We all yearn after the good old days don’t we?
I miss New Zealand’s roads being empty of cars, “rush hour” being something I’d heard of but didn’t experience every morning.
I miss huge toffee milks, chocolate covered slabs of caramelly goodness which stayed in your mouth for hours.
I miss keeping up with new music and films, just because there were fewer of them.
I miss high streets and open air markets, rather than huge shopping malls full to the seams of people buying things that look exactly the same.
I miss being able to make a simple purchase. Last time I tried to buy a vacuum cleaner, there were literally dozens of choices, different colours, brands, suckage power, cord length. So confusing I ran back to my dirty house.
I miss my tough summer feet, walking barefoot without wincing. I miss clean beaches and fruit and vege shops and paper bags for fresh sunday bread.
I miss mobile phone free life, with all the joys of undivided attention to what you’re actually doing at the time.
Other people, of course, miss different things.
Virgin Atlantic boss Richard Branson has just harnessed nostalgia to remind us after 25 years that Virgin are “still red hot”. An air-crew of red-suited women in stilettos stroll through an airport, stopping all men dead in their tracks, while their hair bounces, their eyes beckon, their bare legs stride, their smiles welcome.
Oh, and they are accompanied unmistakably the leader of the pack, the pilot, who has several of the red hot Virgins on his arm, while simultaneously winking suggestively at other women while he strolls by.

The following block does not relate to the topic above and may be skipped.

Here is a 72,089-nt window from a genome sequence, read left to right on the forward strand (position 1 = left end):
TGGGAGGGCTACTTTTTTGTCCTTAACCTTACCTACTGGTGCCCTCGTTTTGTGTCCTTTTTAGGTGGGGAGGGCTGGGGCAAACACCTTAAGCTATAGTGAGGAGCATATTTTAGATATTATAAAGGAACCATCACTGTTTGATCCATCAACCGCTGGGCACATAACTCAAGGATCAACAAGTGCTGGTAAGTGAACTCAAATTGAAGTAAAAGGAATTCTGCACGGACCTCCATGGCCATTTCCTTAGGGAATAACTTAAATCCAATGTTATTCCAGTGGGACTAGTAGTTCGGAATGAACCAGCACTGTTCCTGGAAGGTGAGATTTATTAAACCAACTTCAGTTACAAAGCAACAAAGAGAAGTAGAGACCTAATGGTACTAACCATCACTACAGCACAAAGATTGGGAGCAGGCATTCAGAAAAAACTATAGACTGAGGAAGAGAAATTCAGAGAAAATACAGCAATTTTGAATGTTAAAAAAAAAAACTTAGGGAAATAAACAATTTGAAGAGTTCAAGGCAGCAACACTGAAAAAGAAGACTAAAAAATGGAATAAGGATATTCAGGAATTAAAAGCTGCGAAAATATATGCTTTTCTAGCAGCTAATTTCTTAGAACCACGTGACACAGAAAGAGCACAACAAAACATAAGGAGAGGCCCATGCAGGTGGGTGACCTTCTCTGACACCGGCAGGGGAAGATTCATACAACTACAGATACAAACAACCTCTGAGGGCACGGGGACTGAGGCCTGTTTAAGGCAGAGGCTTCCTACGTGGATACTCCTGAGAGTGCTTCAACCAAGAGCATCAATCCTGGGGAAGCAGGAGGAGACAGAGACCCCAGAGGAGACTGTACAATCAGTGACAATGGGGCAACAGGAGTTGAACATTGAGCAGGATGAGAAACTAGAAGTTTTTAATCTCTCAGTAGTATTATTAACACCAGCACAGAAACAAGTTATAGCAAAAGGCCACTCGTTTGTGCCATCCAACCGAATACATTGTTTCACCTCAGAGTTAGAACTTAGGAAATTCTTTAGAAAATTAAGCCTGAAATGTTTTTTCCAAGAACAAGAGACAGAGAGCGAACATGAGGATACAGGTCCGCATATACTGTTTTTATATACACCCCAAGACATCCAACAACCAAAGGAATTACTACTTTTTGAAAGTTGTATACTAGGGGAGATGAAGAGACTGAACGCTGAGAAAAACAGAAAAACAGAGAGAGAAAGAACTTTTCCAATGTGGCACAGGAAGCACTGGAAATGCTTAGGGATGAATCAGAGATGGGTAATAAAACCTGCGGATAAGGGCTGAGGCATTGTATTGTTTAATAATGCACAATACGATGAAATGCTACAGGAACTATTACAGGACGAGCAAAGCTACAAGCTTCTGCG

UK media reviewers love it, as do their commenters.
Representing the first Virgin Atlantic crew on the inaugural flight to New York in 1984, they walk past 1980s icons such as the Asteroids arcade game, a Rubik’s Cube, a yuppie banker with a huge mobile and a Sun headline about the miners’ strike.
Which is funny, because the nostalgia in the props mentioned above isn’t what struck me about this ad at all. It was the nostalgia for a simpler time, the good old days, which I’m not even sure existed in 1984. The time when women dressed, walked and worked just for men’s gaze, when men could stare and “admire” women by dropping food on themselves, their lip to the ground, their phone.
The time when little girls wanted to grow up to be pretty and walk through airports while men stared at them.
“What do you want to be when you grow up, luddite?”
“Nothing really mum. I just want men to look at me.” Coy hair curling with finger.
There isn’t even any of that clever post-modern irony, you know the stuff, where maybe some of the red hot Virgins are buff boys, so “the gaze” is ok because (heterosexual and bisexual) women are doing it too. Or some of the people doing the checking out are queer women.
So we still get to objectify, just without any uncomfortable feelings about whether that is linked to stereotyping working women into roles solely defined by how they look.
I have to confess I’ve never been a Richard Branson fan. So perhaps I’m more than ordinarily unimpressed by this ad. Or maybe I’m just bored bored bored with the ways we constantly repackage sexism so it’s palatable for the masses. Yawn.
Two men at the end of the ad sum it up nicely. One, looking at the pilot surrounded by the red hot Virgins, wants to change his job. The other wants to change his flight so he can be serviced by the bevy of red-clad decorations.
Ahh, those good old days.